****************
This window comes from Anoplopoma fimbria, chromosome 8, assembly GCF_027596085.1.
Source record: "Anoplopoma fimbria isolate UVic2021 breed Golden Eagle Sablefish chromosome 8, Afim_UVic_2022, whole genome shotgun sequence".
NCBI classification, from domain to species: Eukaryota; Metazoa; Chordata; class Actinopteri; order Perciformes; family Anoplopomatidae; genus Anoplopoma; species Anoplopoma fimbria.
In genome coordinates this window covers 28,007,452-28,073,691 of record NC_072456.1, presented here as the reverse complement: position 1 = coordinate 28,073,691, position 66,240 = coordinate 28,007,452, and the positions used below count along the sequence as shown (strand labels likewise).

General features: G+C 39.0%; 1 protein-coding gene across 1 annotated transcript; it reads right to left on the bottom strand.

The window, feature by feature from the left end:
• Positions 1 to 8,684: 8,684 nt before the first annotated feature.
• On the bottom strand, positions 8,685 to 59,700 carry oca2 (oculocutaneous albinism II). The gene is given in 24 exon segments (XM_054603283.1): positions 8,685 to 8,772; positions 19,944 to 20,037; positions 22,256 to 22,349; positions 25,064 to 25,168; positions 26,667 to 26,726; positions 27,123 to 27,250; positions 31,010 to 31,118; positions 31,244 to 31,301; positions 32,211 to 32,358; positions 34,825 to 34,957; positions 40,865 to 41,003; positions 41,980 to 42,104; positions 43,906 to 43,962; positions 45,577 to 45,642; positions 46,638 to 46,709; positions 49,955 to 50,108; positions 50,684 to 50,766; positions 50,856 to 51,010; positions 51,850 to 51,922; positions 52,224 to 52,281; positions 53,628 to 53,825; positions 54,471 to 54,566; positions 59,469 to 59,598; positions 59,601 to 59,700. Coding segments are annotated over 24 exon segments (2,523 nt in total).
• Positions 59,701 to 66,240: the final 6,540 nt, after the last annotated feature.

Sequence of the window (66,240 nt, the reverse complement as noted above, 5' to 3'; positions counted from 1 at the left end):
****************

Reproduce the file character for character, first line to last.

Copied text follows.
This window comes from Anoplopoma fimbria, chromosome 8, assembly GCF_027596085.1.
Source record: "Anoplopoma fimbria isolate UVic2021 breed Golden Eagle Sablefish chromosome 8, Afim_UVic_2022, whole genome shotgun sequence".
NCBI classification, from domain to species: Eukaryota; Metazoa; Chordata; class Actinopteri; order Perciformes; family Anoplopomatidae; genus Anoplopoma; species Anoplopoma fimbria.
In genome coordinates this window covers 28,007,452-28,073,691 of record NC_072456.1, presented here as the reverse complement: position 1 = coordinate 28,073,691, position 66,240 = coordinate 28,007,452, and the positions used below count along the sequence as shown (strand labels likewise).

General features: G+C 39.0%; 1 protein-coding gene across 1 annotated transcript; it reads right to left on the bottom strand.

The window, feature by feature from the left end:
• Positions 1 to 8,684: 8,684 nt before the first annotated feature.
• On the bottom strand, positions 8,685 to 59,700 carry oca2 (oculocutaneous albinism II). The gene is given in 24 exon segments (XM_054603283.1): positions 8,685 to 8,772; positions 19,944 to 20,037; positions 22,256 to 22,349; positions 25,064 to 25,168; positions 26,667 to 26,726; positions 27,123 to 27,250; positions 31,010 to 31,118; positions 31,244 to 31,301; positions 32,211 to 32,358; positions 34,825 to 34,957; positions 40,865 to 41,003; positions 41,980 to 42,104; positions 43,906 to 43,962; positions 45,577 to 45,642; positions 46,638 to 46,709; positions 49,955 to 50,108; positions 50,684 to 50,766; positions 50,856 to 51,010; positions 51,850 to 51,922; positions 52,224 to 52,281; positions 53,628 to 53,825; positions 54,471 to 54,566; positions 59,469 to 59,598; positions 59,601 to 59,700. Coding segments are annotated over 24 exon segments (2,523 nt in total).
• Positions 59,701 to 66,240: the final 6,540 nt, after the last annotated feature.

Sequence of the window (66,240 nt, the reverse complement as noted above, 5' to 3'; positions counted from 1 at the left end):